We are now onto box six of Letterbox Lab and this one included one of the best things I’ve ever made with the children.
This sixth box is all called ‘Get Moving’ and contains five experiments. It is a little different to the boxes before in that one or two of the experiments aren’t instant – so you do have to wait a little time to see the results.
So, the first experiment saw the children learn about potential energy. I’m not sure they entirely grasped the concept fully on this one but they did enjoy playing with the popper. We quickly moved onto the solar power, which was also about stored energy. We prepared the seeds by placing some wet kitchen roll into a petri dish and sprinkling the seeds over them.
We left our seeds in the dark inside the box for a couple of days and they were amazed to see the quick transformation of them when they re-opened the box (and a discussion about why the top of the box has changed shape as the water was evaporating). We have now left one set of seeds on the window sill in sunlight and the other are back in the box hidden away. It’s a good way to demonstrate just why plants need sunlight.
We promptly moved onto the third experiment, which sees the water move between glasses and is a good way of demonstrating how plants take water from soil – D and E loved this one and I managed to share a couple of videos on my IG stories as we worked through this experiment. We did leave this one set up on the table for about an hour to see how much water would move across – it moved pretty quickly and didn’t take as long as I’d anticipated it might do and the children really enjoyed this one.
Usually, we complete the boxes in one sitting, but this box was so jam-packed with things we actually covered it over a couple of days. The next two Robo Hand and Reach for It were both ones that needed me to do most of the setting up of as they required a bit of cutting out etc, but the effect was worth it. Robo Hand is a great way of demonstrating just how the tendons in your hand work and it prompted lots of conversation between the children and I as well as lots of checking out our hands and observing just how our fingers bent around and what we use to manipulate larger and smaller objects. This was really superb and such a fabulous way of demonstrating the idea to them.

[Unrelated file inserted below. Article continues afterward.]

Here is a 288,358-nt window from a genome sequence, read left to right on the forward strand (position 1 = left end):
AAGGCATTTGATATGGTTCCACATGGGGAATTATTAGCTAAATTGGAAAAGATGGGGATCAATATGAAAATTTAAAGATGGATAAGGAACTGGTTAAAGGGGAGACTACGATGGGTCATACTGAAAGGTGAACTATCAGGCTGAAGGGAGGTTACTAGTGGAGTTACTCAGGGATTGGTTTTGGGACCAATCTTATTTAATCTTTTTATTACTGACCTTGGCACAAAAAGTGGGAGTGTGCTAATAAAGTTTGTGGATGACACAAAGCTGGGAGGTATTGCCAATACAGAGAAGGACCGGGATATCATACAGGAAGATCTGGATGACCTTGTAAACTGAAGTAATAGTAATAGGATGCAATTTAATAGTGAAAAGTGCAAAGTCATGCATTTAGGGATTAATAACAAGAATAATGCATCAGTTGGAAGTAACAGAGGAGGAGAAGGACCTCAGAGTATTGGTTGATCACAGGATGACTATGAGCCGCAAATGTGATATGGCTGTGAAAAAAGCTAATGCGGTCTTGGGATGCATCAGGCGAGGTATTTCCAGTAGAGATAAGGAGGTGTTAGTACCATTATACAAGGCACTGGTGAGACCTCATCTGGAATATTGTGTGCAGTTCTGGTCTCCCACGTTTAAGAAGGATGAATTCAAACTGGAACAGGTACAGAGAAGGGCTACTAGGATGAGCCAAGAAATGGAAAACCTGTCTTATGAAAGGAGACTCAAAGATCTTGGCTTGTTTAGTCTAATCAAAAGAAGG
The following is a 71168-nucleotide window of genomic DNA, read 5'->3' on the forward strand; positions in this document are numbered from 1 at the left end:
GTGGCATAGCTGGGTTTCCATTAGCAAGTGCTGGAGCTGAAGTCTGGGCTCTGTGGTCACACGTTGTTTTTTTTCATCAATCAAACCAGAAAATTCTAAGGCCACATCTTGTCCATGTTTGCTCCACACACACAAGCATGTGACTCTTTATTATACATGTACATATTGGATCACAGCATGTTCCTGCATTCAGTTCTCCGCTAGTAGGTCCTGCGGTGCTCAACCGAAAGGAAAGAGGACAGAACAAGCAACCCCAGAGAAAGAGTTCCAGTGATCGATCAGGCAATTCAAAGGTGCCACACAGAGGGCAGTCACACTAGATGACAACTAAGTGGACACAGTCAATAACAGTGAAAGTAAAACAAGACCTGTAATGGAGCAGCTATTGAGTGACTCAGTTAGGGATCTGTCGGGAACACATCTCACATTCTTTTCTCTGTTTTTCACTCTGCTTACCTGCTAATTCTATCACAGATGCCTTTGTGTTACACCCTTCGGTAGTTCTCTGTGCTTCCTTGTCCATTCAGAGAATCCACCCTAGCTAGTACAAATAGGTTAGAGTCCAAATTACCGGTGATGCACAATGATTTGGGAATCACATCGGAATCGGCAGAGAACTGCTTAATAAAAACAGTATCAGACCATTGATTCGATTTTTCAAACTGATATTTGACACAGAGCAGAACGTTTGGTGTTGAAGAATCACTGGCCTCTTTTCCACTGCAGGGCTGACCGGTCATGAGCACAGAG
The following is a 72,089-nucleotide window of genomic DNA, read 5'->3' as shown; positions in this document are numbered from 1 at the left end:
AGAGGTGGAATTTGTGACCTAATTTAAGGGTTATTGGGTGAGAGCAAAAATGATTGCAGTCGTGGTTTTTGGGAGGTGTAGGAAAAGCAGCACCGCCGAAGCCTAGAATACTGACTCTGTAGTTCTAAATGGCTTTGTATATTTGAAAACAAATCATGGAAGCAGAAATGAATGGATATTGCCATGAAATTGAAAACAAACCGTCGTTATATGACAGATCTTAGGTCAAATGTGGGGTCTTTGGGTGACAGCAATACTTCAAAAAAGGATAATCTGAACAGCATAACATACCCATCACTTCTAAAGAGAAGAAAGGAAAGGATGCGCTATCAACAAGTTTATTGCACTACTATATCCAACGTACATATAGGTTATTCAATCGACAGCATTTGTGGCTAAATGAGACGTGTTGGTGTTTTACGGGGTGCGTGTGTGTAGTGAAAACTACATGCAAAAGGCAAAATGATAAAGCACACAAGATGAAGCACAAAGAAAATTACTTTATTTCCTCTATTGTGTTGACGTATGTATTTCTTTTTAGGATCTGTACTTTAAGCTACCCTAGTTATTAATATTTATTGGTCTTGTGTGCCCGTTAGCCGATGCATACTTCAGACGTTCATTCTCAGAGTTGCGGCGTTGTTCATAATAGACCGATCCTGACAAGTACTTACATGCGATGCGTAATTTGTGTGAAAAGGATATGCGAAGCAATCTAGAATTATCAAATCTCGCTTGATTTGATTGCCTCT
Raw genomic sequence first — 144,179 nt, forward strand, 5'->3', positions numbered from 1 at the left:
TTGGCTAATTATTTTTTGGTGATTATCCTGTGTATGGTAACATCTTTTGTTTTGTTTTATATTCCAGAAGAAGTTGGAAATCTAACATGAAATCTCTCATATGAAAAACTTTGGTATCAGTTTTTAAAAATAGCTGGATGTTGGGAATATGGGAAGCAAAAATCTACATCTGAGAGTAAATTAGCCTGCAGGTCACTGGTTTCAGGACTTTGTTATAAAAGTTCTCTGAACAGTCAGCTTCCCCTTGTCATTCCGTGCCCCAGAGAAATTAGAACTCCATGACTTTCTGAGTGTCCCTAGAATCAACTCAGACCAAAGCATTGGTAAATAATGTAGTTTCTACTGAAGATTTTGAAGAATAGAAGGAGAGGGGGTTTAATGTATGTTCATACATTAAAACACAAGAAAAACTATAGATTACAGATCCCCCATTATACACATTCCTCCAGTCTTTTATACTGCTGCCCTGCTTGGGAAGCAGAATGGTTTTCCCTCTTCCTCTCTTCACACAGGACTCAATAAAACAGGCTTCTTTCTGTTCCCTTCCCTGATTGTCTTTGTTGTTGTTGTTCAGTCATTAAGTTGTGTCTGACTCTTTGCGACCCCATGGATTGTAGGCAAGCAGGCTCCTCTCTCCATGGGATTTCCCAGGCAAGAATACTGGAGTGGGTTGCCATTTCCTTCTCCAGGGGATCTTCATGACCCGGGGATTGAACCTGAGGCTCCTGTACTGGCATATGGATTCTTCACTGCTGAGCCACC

D, in particular, spent a long while examining the hand and seeing how the fingers moved as he pulled on the strings, and then moving his own fingers. It was lovely to see him puzzling over it and then going back to it a few times in the day again. The building of the ‘reach for it’ grabber is a good follow-on and a great way to demonstrate just how complex the range of movement is in the human hand and it’s been fun watching the two children try to grab with it.
This box has prompted so much discussoin between the children and I and I can see we will end up making more of the robo hands at some stage in the future when they’re a little older. They really got to grips with some of the scientific ideas in this box and it was lovely to see them playing and learning.
You can read about previous boxes at the links below and there’s an information about a home educators discount in this post here. Visit Letterbox Lab here to sign up to recieve everything you need to conduct these fab experiments yourself.
I was sent this box in exchange for a fair and honest review